Examples of those newly-founded associations are countless. Let’s have some portraits of young people who played a leading role in taking the initiative.
Mohamed Ali Akari is a 23-year-old polytechnic student. He, along with several other classmates, initiated the “Tunisian association for young poly-technicians”. “Before the Tunisian Revolution, creating an association was difficult and even impossible. A group of students working together on something different from their studies represented a big danger for the old government. It is a huge loss for Tunisia; these students are full of energy and motivation. They are ready to develop their universities and their country. They have plenty of free time that they need to utilize efficiently and productively. Now everything is permitted unless you harm the public security,” he said. Akari voiced his criticism of some young people who still don’t believe in volunteering. “They don’t accept the idea of working on something for free. This mentality exists in many institutions and we need to fight it. They are students who don’t believe that working in associations is very important to develop personal skills. After the revolution, their number is getting smaller,” he added. Youth’s euphoria was tamed for short but did not fade away. In the pre-elections period, they felt that they were about to witness the fruit of what they had accomplished. They felt that running democratic elections was well-deserved and that they needed to be there as gatekeepers watching their revolution and protecting its achievements. Many enrolled as national youth observers. Many sacrificed the fun times of the beach during their summer holidays to undertake a number of training sessions and to run awareness-raising caravans.
Photo courtesy of Adam Le Nevez
A house that used to belong to Ben Ali's son-in-law, located in the northern suburb of Tunis Gammarth.
It has come to be known as the Tag House.
Marwa Ben Salah is one of those who joined an association working on civil rights and democracy one year ago and she experienced memorable times when she took part in a caravan organized prior to the elections to answer people’s questions and persuade them to go and vote on the elections day. “Before the constitutional elections, we visited different regions to explain to people concepts like interim parliament, constitution and the status of a citizen with its attendant duties, rights, and privileges. We persuaded them to go out and vote,” she said enthusiastically. Marwa thinks that the Tunisian civil society is facing huge challenges today. “Existing associations have the will, activism and enthusiasm to sustain a positive change. However, the major problem faced by organizations is the lack of financial resources. In addition, civil society is largely young and under construction which leads to the second problem that is the need to support these associations in designing their action plans and in fundraising. It is therefore urgent to allocate resources not only for funding but also to support their proposals and put them into practice.”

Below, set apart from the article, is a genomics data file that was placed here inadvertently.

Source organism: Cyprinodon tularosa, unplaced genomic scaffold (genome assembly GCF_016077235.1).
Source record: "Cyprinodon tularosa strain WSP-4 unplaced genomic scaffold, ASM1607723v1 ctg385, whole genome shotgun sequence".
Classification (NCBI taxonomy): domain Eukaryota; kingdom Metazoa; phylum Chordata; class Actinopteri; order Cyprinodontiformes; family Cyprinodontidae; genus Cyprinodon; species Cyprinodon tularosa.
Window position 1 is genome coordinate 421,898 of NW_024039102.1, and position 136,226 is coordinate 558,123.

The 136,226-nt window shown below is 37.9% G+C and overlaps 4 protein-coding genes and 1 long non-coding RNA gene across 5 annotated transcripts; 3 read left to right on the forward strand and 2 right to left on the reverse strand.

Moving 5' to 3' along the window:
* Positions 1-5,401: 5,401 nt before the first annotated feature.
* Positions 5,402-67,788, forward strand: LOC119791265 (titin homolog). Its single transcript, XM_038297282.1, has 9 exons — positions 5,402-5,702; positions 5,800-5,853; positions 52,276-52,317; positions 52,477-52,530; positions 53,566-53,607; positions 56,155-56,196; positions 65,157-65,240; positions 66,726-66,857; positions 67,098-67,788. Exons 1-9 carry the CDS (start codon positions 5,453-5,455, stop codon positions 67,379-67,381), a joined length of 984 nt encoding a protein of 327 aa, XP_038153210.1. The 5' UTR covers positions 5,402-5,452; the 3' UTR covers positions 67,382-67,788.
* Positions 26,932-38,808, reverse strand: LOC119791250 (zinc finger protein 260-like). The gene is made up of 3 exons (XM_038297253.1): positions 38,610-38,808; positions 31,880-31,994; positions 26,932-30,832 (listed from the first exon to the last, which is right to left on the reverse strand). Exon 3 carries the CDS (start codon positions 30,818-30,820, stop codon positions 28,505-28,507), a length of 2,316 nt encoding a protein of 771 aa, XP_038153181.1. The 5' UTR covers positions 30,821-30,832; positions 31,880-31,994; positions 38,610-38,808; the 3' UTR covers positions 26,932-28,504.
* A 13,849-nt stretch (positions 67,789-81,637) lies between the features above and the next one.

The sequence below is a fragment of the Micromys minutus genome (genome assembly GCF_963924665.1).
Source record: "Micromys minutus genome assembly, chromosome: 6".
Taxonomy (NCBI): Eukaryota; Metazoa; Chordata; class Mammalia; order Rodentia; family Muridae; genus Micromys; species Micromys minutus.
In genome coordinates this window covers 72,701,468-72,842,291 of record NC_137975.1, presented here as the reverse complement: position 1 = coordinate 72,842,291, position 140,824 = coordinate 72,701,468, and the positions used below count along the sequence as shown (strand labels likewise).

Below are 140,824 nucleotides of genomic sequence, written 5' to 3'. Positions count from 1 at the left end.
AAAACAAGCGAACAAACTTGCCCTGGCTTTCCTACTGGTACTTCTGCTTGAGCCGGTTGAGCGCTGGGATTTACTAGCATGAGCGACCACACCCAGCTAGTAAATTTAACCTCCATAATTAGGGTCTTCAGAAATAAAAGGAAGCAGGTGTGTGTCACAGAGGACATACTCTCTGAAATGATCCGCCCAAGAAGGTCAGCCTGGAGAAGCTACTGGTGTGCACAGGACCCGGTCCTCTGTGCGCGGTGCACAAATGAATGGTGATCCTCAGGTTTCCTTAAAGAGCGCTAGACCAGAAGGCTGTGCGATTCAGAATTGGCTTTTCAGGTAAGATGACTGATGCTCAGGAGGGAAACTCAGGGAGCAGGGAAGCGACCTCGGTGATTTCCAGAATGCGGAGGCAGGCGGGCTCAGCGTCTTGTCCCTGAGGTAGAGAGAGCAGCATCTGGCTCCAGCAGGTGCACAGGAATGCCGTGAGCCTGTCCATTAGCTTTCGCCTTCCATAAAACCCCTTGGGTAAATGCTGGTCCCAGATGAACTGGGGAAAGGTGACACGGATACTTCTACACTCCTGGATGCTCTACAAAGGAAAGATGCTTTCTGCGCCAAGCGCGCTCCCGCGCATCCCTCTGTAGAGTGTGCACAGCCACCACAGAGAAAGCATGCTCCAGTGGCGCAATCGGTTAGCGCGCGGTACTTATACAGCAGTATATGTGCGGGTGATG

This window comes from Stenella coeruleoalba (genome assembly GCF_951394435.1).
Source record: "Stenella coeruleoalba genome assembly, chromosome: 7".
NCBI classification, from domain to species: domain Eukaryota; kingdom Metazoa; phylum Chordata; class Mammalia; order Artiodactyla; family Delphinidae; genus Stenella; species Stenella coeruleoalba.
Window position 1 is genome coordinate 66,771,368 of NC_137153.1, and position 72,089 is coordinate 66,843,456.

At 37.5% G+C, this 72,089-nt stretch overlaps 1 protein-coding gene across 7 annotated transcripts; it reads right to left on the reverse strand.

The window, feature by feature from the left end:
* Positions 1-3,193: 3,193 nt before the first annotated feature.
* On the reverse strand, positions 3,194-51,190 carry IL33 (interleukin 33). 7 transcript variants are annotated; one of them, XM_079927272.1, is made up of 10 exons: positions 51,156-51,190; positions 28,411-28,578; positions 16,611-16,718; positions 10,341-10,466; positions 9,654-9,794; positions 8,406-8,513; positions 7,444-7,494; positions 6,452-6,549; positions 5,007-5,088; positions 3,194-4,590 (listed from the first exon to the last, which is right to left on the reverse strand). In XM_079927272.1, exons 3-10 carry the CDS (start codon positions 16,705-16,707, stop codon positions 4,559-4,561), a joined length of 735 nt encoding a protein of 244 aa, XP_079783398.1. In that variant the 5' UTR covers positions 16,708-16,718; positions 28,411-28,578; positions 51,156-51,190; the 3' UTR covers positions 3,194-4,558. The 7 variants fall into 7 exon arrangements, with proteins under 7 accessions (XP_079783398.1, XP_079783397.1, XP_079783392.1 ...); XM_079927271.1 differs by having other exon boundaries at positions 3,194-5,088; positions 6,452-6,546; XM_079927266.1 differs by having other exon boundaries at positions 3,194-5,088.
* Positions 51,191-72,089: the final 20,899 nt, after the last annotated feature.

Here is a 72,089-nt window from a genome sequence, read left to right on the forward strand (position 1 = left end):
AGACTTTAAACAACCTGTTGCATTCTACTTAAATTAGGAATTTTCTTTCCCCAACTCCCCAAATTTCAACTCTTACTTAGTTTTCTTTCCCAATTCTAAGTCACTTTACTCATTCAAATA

Sinda Garziz is a 22-year-old who joined Amnesty International sees that Tunisia’s new environment of freedom has made it easy for international NGOs to be effective players in the Tunisian arena. “I think it is a sign of awakening, maturity, willingness to change, commitment to be active. It’s pretty positive. I hope it lasts and gets even stronger,” she said. “The voice of youth, in my opinion, is being heard. I see that a new spirit is being spread, it is that of valuing more and more young people in Tunisia, and I also think that we no longer have much choice, the Tunisian population is young and it is up to them to decide for their future,” she added.
Other forms of civic engagement have found their way in art performance. Cyrine Mami and Marwa Manai are both members of a newly-founded association called “Culture for Citizenship”. Its goals are to help young talented Tunisian artists and to promote human rights and active citizenship through cultural activities. This is done within the framework of creating an artistic network which promotes sharing and creates a platform for young and culturally-engaged Tunisians to support each other and work together towards promoting the value of citizenship.
“There is a respectable margin of freedom. I deeply believe that art is the means to advocate citizenship, human rights, tolerance and free speech towards a more creative tomorrow. We share a passion for what we do. We believe that united we can make a difference.” Cyrine said. Marwa expressed openly her opinion about the new atmosphere ruling the civil society scene today. “I fear lest this turns out to be a transient phase, a momentary overwhelming enthusiasm which is but a reaction to years of threat and dire repression,” she said. She believes that it is crucial that some coalitions be made, projects grouped and gathered to make the work efficient.
Individual initiatives are certainly valuable, yet, when some hundred associations are doing the same work more often than not, they are either doing it with limited budgets that minimize the scope of action to small projects, or they are all stuck in the research phase, doing and redoing the same work and acting in the same sectors where action is possible, namely education, culture and charity and these, vital as they are, leave out many other issues that require a tremendous amount of involvement from the side of civil society.
Photo courtesy of Megan Radford
A drawing in the Old Medina, Tunis.